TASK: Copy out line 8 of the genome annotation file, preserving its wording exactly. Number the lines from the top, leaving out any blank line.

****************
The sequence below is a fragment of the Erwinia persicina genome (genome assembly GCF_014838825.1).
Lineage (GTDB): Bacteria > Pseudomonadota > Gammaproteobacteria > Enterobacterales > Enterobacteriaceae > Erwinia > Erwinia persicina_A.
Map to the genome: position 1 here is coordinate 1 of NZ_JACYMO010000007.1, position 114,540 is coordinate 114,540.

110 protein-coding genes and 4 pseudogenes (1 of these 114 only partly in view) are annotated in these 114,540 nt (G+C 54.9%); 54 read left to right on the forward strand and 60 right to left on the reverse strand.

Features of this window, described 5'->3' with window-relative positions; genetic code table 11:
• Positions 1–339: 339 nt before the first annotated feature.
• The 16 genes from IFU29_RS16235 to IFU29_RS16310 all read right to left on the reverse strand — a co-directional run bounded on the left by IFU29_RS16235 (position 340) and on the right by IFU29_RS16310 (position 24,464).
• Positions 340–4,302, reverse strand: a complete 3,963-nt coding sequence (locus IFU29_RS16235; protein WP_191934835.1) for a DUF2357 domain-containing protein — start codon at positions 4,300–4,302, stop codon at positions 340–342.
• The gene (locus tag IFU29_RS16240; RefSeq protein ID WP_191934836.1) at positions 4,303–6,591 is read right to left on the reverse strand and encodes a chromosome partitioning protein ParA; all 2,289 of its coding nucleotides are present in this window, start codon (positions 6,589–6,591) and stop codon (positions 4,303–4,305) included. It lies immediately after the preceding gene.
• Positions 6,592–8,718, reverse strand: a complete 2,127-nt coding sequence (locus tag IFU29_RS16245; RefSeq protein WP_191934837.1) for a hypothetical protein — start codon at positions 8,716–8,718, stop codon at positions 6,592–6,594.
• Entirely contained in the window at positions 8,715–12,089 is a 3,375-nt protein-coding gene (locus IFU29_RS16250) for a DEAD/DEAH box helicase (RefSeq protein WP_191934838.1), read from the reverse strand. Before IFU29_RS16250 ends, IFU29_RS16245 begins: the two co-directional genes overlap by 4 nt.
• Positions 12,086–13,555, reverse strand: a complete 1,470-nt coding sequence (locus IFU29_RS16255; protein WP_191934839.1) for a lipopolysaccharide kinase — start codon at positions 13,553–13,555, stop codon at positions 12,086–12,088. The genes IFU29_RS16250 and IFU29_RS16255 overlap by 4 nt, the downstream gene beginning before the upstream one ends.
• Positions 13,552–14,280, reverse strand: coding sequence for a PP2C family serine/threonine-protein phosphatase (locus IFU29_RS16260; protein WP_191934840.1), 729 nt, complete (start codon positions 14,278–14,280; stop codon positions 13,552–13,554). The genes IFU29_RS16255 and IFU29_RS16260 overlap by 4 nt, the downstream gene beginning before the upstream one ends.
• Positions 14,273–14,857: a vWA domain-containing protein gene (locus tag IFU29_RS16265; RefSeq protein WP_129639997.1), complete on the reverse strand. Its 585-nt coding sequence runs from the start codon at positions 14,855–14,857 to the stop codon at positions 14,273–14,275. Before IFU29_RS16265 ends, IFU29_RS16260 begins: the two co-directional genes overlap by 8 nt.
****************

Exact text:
• Positions 340–4,302, reverse strand: a complete 3,963-nt coding sequence (locus IFU29_RS16235; protein WP_191934835.1) for a DUF2357 domain-containing protein — start codon at positions 4,300–4,302, stop codon at positions 340–342.